Ventilation/cooling of a power generation engine hall


SimTec constructed a Computational Fluid Dynamics (CFD) model for the simulation of the temperature distribution inside a power generation hall in the Libyan desert operating with three diesel engines. The model was requested by ”LDK Consulting Engineers and Planners” (LDK). The aim of the simulation was the verification of the ventilation/cooling system designed by LDK, in the form of specific maximum temperature requirements on the diesel engines’ surfaces.

Available 2D CAD files (side and plan views) were used for the reconstruction of the 3D geometric model of the engine hall, containing only the significant, with respect to fluid flow and heat transfer, geometric details (Fig. 1). The computational mesh that was created contained 900k cells, mostly tet-dominated due to the complexity of the modeled mechanical equipment. The mesh had a higher density near the walls, particularly at surfaces of the diesel engines, in order to resolve the thermal boundary layer

The physical model provided for the turbulent air flow with buoyant heat transfer. The heat dissipated from the equipment (mostly the diesel engines) was modeled as surface heat source, evenly distributed on the respective surfaces. Solar radiation was also added to the model, according to the worst weather scenario for this geographic location.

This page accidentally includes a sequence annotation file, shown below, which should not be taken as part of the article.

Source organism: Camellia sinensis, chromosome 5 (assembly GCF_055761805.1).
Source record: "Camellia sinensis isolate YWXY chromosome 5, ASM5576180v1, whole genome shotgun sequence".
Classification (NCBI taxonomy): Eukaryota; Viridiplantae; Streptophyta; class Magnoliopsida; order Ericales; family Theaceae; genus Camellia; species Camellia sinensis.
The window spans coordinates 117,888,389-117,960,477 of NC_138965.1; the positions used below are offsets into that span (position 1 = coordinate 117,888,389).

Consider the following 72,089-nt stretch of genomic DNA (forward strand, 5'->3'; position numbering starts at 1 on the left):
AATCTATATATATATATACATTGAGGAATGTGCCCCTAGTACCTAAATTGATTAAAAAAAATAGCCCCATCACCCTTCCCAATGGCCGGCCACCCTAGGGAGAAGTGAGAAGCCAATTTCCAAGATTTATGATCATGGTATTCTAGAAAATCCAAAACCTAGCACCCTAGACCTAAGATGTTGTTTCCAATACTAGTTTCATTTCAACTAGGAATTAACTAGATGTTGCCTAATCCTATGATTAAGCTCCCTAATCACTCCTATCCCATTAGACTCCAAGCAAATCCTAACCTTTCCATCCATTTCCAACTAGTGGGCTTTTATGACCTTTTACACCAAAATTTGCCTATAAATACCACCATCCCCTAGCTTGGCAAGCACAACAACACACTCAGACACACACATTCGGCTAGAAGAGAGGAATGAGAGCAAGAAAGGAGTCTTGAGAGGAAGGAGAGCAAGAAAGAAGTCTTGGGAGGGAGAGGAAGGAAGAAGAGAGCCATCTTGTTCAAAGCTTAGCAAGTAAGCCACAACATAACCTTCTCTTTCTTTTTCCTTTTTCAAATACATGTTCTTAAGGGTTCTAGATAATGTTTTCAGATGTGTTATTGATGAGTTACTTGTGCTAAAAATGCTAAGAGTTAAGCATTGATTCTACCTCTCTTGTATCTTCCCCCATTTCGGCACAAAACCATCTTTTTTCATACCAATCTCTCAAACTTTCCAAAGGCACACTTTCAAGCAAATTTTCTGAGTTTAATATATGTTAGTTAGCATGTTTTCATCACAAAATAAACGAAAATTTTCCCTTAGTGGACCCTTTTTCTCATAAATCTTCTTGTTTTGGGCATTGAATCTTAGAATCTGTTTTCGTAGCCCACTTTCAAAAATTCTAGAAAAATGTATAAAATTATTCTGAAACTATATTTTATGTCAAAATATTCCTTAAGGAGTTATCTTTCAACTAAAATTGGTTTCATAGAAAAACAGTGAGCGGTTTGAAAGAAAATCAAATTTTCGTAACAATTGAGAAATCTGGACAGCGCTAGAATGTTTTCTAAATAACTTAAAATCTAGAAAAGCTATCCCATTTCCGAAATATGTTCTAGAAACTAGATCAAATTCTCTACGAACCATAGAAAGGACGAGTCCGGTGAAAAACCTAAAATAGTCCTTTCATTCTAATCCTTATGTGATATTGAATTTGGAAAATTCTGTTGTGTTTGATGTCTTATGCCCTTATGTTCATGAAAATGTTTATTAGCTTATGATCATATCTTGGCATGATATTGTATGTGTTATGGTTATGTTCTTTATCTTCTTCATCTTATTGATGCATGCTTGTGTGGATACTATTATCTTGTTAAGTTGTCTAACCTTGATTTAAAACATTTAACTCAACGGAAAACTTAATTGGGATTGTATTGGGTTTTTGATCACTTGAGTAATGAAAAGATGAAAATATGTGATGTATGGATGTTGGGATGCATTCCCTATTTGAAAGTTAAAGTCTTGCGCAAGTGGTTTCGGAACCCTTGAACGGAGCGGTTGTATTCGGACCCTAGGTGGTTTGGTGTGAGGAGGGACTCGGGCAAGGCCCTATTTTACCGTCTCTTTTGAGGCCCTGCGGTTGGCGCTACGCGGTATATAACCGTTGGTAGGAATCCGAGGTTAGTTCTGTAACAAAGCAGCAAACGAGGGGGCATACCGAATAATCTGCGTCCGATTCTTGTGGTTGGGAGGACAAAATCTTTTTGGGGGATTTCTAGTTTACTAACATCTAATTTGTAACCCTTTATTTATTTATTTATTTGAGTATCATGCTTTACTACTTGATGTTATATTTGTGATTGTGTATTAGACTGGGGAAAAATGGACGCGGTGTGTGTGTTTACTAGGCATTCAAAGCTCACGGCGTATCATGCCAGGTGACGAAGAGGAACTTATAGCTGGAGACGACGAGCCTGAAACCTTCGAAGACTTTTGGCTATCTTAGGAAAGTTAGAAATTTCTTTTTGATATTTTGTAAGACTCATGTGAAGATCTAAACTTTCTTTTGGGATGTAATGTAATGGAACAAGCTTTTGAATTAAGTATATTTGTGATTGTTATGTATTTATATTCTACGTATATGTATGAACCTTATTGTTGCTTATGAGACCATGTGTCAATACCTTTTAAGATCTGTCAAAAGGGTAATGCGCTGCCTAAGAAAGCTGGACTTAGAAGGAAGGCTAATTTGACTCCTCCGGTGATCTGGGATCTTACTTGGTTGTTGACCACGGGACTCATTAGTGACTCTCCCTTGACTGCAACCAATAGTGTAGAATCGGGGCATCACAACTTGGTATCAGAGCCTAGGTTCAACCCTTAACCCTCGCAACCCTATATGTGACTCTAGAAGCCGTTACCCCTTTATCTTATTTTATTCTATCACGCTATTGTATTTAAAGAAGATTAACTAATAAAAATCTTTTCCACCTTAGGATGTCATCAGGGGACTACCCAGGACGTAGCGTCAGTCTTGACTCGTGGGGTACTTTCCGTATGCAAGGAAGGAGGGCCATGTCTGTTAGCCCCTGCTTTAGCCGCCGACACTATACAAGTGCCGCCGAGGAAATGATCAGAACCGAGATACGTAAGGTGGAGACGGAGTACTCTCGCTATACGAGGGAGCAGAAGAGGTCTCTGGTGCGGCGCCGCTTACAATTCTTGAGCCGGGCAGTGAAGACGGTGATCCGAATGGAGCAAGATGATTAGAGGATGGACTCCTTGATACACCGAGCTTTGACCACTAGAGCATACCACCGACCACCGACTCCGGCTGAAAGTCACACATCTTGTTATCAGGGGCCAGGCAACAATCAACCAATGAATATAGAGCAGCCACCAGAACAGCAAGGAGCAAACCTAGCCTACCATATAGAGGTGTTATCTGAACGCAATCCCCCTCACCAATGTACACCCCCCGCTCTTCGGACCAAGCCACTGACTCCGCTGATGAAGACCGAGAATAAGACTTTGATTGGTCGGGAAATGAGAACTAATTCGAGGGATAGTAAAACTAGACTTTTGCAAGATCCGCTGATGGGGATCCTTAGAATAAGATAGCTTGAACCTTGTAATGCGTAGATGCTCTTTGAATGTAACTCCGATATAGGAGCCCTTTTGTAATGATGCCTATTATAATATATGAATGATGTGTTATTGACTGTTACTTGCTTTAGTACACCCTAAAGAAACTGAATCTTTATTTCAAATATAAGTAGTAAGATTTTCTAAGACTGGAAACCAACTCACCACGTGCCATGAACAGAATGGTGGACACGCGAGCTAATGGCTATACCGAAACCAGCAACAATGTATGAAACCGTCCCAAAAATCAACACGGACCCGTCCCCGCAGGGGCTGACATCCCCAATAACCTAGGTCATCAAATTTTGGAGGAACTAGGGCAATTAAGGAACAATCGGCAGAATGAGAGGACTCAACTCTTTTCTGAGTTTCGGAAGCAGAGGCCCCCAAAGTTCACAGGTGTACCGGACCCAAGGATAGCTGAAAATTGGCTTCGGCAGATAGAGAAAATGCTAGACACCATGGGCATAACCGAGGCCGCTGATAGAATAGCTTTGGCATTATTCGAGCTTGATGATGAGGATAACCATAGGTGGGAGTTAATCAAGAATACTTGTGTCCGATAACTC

LDK proposed a non-conventional cooling system layout (Fig. 2), comprising of two duct systems: (a) supply ducts directly over each engine and (b) three separate duct lines at a distance from the engines for the cooling of the rest of the hall space. The air flow rates and temperature supplied from the Air Handling Units were implemented as boundary conditions. The cool air, after picking up the heat from the floor-mounted equipment exits the hall from large vents at the roof of the building.

Four different simulations were performed, with different engines in operation: (a) all three engines, (b) only engine 1, (c) only engine 2 and (d) both engines 1 and 2. Case (a) proved, as expected, to be the worst in terms of high air temperatures. For this case, Fig. 3 shows the airflow streamlines injected from the Lower Line ducts (Fig. 2), colored with the value of time after injection, whereas Fig. 4 presents the isosurface of 59 [oC] temperature in the hall space. A cross-sectional temperature field is shown in Fig. 5 and the isosurface of the age of air of 300 [s] is given in Fig. 6 (the air is considered to be of zero age when injected from the supply grilles into the hall space and attains its maximum age when exiting the hall from the outlet vents).